Trading in gold and silver as commodities (raw materials for the making of luxury articles) is the natural basis of the bullion trade, or the trade which acts as a medium for the functions of money as universal money. These functions, as previously explained (Buch I, Kap. III, 3, c [ English edition: Ch. III, 3, c. — Ed.]), are two-fold: currency movement back and forth between the various national spheres of circulation in order to balance international payments and in connection with the migrations of capital in quest of interest; simultaneously, flow of precious metals from their sources of production via the world-market and their distribution among the various national spheres of circulation. Goldsmiths acted as bankers still during the greater part of the 17th century in England. We shall completely disregard the way in which the balancing of international accounts developed further in the bill jobbing, etc., and everything referring to transactions in valuable papers; in short, we shall leave out of consideration all special forms of the credit system, which do not as yet concern us here.
National money discards its local character in the capacity of universal money; one national currency is expressed in another, and thus all of them are finally reduced to their content of gold or silver, while the latter, being the two commodities circulating as world-money, are simultaneously reduced to their reciprocal value-ratio, which changes continually. It is this intermediate operation which the money trader makes his special occupation. Money-changing and the bullion trade are thus the original forms of the money trade, and spring from the two-fold functions of money — as national money and world-money.
The capitalist process of production, just as commerce in general, even under pre-capitalist methods, imply:
First, the accumulation of money as a hoard, i.e., here as that part of capital which must always be on hand in the form of money as a reserve fund of means of payment and purchase. This is the first form of a hoard, as it reappears under the capitalist mode of production, and as it appears generally with the development of merchant's capital, at least for the purposes of this capital. Both remarks apply to national, as well as international, circulation. The hoard is in continuous flux, pours ceaselessly into circulation, and returns ceaselessly from it. The second form of a hoard is that of idle, temporarily unemployed capital in the shape of money, including newly accumulated and not yet invested money-capital. The functions entailed by this formation of a hoard are primarily those of safekeeping, bookkeeping, etc.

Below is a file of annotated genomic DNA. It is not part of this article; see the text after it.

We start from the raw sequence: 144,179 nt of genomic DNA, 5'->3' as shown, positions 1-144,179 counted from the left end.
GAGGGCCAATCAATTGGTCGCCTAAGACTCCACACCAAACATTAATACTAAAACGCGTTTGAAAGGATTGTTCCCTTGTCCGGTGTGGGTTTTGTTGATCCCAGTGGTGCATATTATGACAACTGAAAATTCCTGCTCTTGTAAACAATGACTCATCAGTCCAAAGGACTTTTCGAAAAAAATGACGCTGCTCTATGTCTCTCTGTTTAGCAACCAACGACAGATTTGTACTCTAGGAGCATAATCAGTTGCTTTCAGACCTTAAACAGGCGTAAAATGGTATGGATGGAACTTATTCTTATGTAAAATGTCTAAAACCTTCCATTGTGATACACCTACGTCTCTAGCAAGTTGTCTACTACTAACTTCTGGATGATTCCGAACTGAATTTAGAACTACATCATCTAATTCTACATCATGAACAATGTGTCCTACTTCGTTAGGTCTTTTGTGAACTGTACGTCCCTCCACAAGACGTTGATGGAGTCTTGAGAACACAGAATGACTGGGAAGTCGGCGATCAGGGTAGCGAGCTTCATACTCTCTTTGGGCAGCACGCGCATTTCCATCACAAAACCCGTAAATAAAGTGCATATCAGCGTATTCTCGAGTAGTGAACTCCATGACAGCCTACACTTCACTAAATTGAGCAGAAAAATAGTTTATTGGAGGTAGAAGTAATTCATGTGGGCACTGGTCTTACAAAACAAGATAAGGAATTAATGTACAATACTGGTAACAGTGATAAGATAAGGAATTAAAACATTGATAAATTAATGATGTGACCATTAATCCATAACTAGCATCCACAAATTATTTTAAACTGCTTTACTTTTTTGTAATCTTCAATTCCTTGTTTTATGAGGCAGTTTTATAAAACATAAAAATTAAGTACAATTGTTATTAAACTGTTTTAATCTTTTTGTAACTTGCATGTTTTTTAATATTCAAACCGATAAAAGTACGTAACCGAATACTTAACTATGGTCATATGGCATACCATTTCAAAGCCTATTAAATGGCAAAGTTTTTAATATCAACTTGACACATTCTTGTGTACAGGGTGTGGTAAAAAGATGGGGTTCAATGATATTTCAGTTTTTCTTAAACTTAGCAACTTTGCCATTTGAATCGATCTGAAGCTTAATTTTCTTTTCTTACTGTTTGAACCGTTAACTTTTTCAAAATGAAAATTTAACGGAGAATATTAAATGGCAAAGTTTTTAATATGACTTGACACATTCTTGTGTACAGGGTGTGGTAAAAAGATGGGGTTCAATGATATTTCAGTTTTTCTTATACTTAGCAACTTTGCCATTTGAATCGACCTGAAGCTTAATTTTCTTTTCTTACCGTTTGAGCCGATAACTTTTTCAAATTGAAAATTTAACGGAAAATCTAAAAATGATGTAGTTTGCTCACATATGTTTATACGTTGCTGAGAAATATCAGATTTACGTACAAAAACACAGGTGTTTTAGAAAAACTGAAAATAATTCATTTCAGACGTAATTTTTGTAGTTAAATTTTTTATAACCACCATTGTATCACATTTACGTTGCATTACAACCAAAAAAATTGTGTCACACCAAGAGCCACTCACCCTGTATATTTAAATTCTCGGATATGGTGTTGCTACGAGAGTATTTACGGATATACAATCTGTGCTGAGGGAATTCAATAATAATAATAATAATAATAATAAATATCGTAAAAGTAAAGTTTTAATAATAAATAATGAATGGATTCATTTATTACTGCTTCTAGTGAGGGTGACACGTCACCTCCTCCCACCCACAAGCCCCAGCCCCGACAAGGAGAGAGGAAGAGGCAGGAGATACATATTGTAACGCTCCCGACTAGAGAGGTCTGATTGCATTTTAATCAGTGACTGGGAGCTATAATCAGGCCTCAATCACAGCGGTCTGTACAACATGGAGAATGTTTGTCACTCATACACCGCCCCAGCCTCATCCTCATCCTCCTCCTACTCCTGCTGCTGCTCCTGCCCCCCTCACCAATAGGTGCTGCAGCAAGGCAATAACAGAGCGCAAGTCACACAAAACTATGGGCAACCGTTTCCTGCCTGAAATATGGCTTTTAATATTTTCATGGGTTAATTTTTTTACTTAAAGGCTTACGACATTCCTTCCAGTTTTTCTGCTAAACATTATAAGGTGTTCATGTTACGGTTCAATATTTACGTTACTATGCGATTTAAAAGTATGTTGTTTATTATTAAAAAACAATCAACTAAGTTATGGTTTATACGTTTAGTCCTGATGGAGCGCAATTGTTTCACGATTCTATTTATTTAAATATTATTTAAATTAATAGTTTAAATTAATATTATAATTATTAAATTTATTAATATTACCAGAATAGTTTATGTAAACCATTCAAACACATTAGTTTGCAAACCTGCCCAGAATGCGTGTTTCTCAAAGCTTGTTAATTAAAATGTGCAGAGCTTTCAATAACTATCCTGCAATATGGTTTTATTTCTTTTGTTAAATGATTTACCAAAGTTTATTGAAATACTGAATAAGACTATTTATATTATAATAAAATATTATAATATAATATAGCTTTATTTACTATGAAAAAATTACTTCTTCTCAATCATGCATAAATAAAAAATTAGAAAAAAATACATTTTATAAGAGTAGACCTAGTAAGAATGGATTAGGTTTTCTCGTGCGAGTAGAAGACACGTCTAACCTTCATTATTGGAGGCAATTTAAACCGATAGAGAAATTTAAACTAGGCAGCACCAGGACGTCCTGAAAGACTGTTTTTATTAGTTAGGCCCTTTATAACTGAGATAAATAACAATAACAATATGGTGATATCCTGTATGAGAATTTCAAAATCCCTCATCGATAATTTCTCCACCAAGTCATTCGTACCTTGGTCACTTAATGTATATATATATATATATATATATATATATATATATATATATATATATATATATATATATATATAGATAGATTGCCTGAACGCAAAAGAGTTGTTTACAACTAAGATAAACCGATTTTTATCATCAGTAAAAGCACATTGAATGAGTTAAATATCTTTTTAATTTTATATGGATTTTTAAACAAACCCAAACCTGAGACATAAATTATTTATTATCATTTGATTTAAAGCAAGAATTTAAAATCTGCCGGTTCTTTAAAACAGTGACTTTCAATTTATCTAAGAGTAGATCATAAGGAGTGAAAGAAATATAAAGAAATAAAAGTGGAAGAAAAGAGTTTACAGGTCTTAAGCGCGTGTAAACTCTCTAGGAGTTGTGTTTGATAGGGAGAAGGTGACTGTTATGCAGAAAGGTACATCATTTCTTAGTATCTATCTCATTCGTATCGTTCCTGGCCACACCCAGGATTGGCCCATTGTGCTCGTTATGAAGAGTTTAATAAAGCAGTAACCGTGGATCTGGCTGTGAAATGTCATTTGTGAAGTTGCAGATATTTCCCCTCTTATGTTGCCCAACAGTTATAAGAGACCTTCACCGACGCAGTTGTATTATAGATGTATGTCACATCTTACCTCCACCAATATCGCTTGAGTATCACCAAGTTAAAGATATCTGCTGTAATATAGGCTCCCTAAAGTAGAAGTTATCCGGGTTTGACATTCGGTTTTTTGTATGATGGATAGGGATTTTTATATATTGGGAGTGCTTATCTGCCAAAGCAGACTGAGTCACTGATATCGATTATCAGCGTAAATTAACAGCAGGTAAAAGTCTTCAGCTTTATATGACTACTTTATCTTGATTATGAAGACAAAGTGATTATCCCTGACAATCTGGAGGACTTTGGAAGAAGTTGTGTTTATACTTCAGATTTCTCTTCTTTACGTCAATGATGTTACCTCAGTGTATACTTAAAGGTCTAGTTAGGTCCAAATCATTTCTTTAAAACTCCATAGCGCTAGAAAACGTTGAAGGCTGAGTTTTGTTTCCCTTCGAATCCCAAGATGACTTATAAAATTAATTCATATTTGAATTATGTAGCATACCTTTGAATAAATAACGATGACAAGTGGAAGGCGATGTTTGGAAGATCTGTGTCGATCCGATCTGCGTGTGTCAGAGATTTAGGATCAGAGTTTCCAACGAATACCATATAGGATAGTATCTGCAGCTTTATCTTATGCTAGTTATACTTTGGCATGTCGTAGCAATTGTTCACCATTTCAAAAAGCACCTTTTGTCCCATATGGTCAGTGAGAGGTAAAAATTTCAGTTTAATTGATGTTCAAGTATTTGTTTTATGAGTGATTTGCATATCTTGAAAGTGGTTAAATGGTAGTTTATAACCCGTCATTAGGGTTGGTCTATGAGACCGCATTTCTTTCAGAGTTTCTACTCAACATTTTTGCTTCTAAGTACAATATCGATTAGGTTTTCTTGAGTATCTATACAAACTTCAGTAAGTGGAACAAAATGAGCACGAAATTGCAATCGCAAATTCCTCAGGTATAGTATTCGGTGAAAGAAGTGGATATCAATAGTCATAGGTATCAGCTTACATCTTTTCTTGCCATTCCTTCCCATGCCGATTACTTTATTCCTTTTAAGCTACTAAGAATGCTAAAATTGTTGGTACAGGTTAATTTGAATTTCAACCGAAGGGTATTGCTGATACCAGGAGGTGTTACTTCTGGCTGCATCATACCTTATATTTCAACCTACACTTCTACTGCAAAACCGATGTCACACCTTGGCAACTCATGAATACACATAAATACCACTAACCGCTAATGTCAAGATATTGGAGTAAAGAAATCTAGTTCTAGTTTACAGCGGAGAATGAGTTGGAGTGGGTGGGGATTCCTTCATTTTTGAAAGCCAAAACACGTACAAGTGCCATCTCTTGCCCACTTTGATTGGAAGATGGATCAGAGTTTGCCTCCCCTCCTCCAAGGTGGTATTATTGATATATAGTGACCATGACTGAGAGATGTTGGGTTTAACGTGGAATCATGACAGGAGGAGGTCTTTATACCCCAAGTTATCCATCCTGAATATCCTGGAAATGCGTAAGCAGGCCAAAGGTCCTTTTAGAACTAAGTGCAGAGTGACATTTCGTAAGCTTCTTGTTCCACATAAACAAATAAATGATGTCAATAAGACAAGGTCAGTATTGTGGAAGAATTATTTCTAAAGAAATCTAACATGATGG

Secondly, however, this involves outlays of money for purchases, collecting money from sales, making and receiving payments, balancing payments, etc. The money-dealer performs all these services at first as a simple cashier of the merchants and industrial capitalists. 
The money trade becomes fully developed, even in its first stages, as soon as its ordinary functions are supplemented by lending and borrowing and by credit. Of this more in the next part, which deals with interest-bearing capital.
The bullion trade itself, the transfer of gold or silver from one country to another, is merely the result of trading in commodities. It is determined by the rate of exchange which expresses the standing of international payments and the interest rates in the different markets. The bullion trader as such acts merely as an intermediary of the results.